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Theodore Richard Kaczynski

Kaczynski was born on May 22, 1942, in Chicago, Illinois, to second-generation Polish Americans Wanda (née Dombek) and Theodore Richard Kaczynski. At six-months of age, Ted's body was covered in hives. He was placed in isolation in a hospital where visitors were not allowed. Treatment continued for eight months. His mother wrote in March 1943, "Baby home from hospital and is healthy but quite unresponsive after his experience."

From grades one through four, Kaczynski attended Sherman Elementary School in Chicago. He attended grades five through eight at Evergreen Park Central School. As a result of testing conducted in the fifth grade which determined he had an IQ of 167, he was allowed to skip the sixth grade and enroll in the seventh grade. Kaczynski described this as a pivotal event in his life. He recalled not fitting in with the older children and being subjected to their bullying. As a child, Kaczynski had a fear of people and buildings, and played beside other children rather than interacting with them. His mother was so worried by his poor social development that she considered entering him in a study for autistic children led by Bruno Bettelheim.

He attended high school at Evergreen Park Community High School. Kaczynski excelled academically, but found the mathematics too simple during his sophomore year. During this period of his life, Kaczynski became obsessed with mathematics, spending prolonged hours locked in his room practicing differential equations instead of socializing with his peers. Throughout secondary schooling Kaczynski had far surpassed his classmates, able to solve advanced Laplace Transforms before his senior year. He was subsequently placed in a more advanced mathematics class, yet still felt intellectually restricted. Kaczynski soon mastered the material and skipped the eleventh grade. With the help of a summer school course for English, he completed his high school education when he was 15 years old. He was encouraged to apply to Harvard University, and was subsequently accepted as a student beginning in fall 1958 at the age of 16. While at Harvard, Kaczynski was taught by famed logician Willard Van Orman Quine, scoring at the top of Quine's class with a 98.9% final grade.

Kaczynski graduated from Harvard University in 1962 and subsequently enrolled at the University of Michigan, where he earned a PhD in mathematics. Kaczynski's specialty was a branch of complex analysis known as geometric function theory. His professors at Michigan were impressed with his intellect and drive. "He was an unusual person. He was not like the other graduate students," said Peter Duren, one of Kaczynski's math professors at Michigan. "He was much more focused about his work. He had a drive to discover mathematical truth." "It is not enough to say he was smart," said George Piranian, another of his Michigan math professors. In fact, Kaczynski earned his Ph.D. with his thesis entitled "Boundary Functions" by solving a problem so difficult that Piranian could not figure it out. Maxwell Reade, a retired math professor who served on Kaczynski's dissertation committee, also commented on his thesis by noting, "I would guess that maybe 10 or 12 men in the country understood or appreciated it." In 1967, Kaczynski won the University of Michigan's $100 Sumner B. Myers Prize, which recognized his dissertation as the school's best in mathematics that year. While a graduate student at Michigan, he held a National Science Foundation fellowship and taught undergraduates for three years. He also published two articles related to his dissertation in mathematical journals, and four more after leaving Michigan later.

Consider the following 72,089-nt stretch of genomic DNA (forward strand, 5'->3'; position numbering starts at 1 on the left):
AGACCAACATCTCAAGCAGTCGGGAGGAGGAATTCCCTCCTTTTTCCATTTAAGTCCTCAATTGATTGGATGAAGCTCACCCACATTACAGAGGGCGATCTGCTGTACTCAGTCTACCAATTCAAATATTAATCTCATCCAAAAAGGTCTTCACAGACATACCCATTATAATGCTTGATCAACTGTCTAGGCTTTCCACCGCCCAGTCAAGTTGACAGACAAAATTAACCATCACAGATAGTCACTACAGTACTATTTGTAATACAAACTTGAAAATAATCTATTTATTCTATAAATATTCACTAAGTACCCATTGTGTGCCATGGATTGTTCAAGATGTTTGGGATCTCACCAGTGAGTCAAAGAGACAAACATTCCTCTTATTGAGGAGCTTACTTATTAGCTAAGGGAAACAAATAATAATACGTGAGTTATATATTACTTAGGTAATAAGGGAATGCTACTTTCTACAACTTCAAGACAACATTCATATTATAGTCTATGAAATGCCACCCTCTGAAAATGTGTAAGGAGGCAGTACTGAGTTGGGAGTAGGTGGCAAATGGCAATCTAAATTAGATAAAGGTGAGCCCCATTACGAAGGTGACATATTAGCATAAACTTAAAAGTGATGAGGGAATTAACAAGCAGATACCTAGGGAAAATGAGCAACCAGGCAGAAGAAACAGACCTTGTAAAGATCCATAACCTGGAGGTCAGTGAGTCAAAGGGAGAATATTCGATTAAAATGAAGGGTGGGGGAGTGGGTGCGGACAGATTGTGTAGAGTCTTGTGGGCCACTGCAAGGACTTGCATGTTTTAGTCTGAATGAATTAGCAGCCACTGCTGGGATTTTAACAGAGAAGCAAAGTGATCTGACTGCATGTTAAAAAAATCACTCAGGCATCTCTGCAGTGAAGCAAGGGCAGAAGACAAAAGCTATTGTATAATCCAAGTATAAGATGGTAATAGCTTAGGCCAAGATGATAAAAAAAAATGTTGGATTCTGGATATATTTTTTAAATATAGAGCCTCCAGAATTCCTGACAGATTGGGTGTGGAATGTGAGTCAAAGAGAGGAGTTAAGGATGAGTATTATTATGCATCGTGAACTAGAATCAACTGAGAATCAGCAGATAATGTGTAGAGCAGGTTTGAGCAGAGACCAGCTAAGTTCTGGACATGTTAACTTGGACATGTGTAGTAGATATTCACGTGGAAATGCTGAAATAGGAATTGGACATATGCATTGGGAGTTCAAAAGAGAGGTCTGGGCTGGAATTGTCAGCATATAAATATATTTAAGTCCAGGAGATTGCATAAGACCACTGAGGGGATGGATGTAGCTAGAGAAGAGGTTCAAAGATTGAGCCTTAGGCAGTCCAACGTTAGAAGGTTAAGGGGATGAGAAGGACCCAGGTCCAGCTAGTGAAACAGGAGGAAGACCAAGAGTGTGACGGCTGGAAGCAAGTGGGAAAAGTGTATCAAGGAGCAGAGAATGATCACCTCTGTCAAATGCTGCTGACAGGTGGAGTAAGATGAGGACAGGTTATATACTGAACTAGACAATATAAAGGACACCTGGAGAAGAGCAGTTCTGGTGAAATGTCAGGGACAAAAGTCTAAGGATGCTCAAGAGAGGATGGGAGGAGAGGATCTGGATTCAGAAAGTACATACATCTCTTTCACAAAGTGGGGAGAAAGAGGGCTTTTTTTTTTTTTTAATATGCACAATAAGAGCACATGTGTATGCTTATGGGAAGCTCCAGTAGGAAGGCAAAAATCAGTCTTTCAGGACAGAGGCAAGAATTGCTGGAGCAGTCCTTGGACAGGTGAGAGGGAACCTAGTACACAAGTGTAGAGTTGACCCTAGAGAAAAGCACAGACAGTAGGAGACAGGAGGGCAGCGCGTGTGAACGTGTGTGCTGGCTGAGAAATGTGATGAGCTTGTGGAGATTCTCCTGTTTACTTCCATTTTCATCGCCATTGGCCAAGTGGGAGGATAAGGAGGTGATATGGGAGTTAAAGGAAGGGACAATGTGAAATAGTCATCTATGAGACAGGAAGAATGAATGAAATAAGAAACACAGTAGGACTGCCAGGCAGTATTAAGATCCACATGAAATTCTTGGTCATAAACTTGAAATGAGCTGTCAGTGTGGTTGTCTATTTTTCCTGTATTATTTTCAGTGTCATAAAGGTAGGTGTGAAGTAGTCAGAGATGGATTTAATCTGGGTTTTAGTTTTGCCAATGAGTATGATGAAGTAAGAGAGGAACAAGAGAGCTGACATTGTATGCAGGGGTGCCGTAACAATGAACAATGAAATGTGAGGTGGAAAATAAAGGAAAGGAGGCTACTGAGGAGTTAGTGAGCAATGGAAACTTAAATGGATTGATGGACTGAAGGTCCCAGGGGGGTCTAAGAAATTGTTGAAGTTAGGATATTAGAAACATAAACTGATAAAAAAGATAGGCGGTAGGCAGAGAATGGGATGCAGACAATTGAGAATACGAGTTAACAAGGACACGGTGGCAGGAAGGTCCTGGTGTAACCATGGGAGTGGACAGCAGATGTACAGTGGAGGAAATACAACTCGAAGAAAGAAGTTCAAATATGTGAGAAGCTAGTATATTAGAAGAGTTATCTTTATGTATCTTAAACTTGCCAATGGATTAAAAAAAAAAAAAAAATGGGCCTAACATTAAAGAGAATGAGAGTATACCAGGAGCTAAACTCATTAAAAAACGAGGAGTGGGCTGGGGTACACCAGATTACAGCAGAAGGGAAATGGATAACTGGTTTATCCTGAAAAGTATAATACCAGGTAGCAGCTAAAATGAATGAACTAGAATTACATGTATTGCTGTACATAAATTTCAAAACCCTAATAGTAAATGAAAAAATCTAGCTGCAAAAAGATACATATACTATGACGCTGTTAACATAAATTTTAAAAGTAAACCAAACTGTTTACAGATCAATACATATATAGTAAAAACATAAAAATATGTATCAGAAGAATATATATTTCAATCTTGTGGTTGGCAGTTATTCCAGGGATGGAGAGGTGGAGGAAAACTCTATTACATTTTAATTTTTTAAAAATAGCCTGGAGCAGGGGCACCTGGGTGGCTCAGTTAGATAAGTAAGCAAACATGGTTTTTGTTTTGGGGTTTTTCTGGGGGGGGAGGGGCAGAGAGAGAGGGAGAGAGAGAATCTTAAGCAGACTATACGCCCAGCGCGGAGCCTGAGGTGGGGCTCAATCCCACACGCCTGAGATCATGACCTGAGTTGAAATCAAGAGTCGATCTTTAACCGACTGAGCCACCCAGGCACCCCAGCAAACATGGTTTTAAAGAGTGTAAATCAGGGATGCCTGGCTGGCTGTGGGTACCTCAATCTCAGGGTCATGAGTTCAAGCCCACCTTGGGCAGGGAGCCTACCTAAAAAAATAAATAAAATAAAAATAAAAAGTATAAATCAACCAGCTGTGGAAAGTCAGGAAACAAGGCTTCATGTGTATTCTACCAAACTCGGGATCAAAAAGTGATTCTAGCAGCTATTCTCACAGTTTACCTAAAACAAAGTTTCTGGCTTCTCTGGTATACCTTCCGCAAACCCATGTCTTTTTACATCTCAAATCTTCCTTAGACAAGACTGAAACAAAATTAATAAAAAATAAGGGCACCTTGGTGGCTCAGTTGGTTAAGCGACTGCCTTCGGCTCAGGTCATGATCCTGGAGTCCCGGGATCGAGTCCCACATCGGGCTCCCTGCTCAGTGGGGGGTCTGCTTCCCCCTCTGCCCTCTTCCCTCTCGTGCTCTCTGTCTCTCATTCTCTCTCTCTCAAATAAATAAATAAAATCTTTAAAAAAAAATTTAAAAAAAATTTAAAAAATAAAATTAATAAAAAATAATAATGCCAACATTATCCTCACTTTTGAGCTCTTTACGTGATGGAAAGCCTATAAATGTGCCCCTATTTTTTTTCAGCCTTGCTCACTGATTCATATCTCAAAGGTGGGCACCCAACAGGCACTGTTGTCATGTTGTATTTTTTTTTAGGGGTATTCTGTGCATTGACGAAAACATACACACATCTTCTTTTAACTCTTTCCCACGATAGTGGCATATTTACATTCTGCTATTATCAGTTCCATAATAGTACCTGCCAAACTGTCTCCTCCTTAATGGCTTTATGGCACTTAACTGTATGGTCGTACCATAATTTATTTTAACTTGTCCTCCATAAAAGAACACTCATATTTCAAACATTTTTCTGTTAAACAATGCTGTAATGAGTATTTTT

In the fall of 1967, Kaczynski became an assistant professor of mathematics at the University of California, Berkeley, where he taught undergraduate courses in geometry and calculus. He was also noted as the youngest professor ever hired by the university. This position proved short-lived, however, as Kaczynski received numerous complaints and low ratings from the undergraduates he taught. Many students noted that he seemed quite uncomfortable in a teaching environment, often stuttering and mumbling during lectures, becoming excessively nervous in front of a class, and ignoring students during designated office hours. Without explanation, he resigned from his position in 1969, at age 26. The chairman of the mathematics department, J. W. Addison, called this a "sudden and unexpected" resignation,[16] while vice chairman Calvin Moore said that given Kaczynski's "impressive" thesis and record of publications, "He could have advanced up the ranks and been a senior member of the faculty today."

A package bomb exploded in the cargo hold of American Airlines flight 444 from Chicago to Washington. The plane made an emergency landing, and no one was killed, but the event was deeply alarming nonetheless. Iranians had descended upon the American embassy in Tehran just 11 days earlier and taken 66 Americans hostage, so tensions regarding terrorism were already running high. Charles Monroe, an FBI agent put on the case, appeared optimistic that the culprit would be found. “We have some good evidence,” he said. “The package was not completely obliterated.” But reconstructing the fragments of the bomb would prove much easier than piecing together the bomber’s identity. By the time his tenth bomb detonated, in the hands of a University of Michigan graduate student six years to the day after flight 444, the FBI had given him a code name, Unabomber, for his propensity to target universities and airlines. It would be 11 more years after that before he was finally captured. And even then reassembling his state of mind, his motives, and his life would be a monumental task.

The American Airlines bomb came to be identified as the Unabomber’s third, the prior two having targeted professors at Northwestern University. It was the first to attract the Federal Bureau of Investigation’s attention. It had been mailed from the Chicago area in a brown paper box and rigged with a barometer that would trigger an explosion once the plane reached 35,000 feet. Half an hour after takeoff, the flight’s 80 passengers heard a loud noise. Smoke billowed into the cabin, and the crew tried to vent it as oxygen masks dropped. After an emergency landing at Dulles Airport, 12 passengers were hospitalized for smoke inhalation.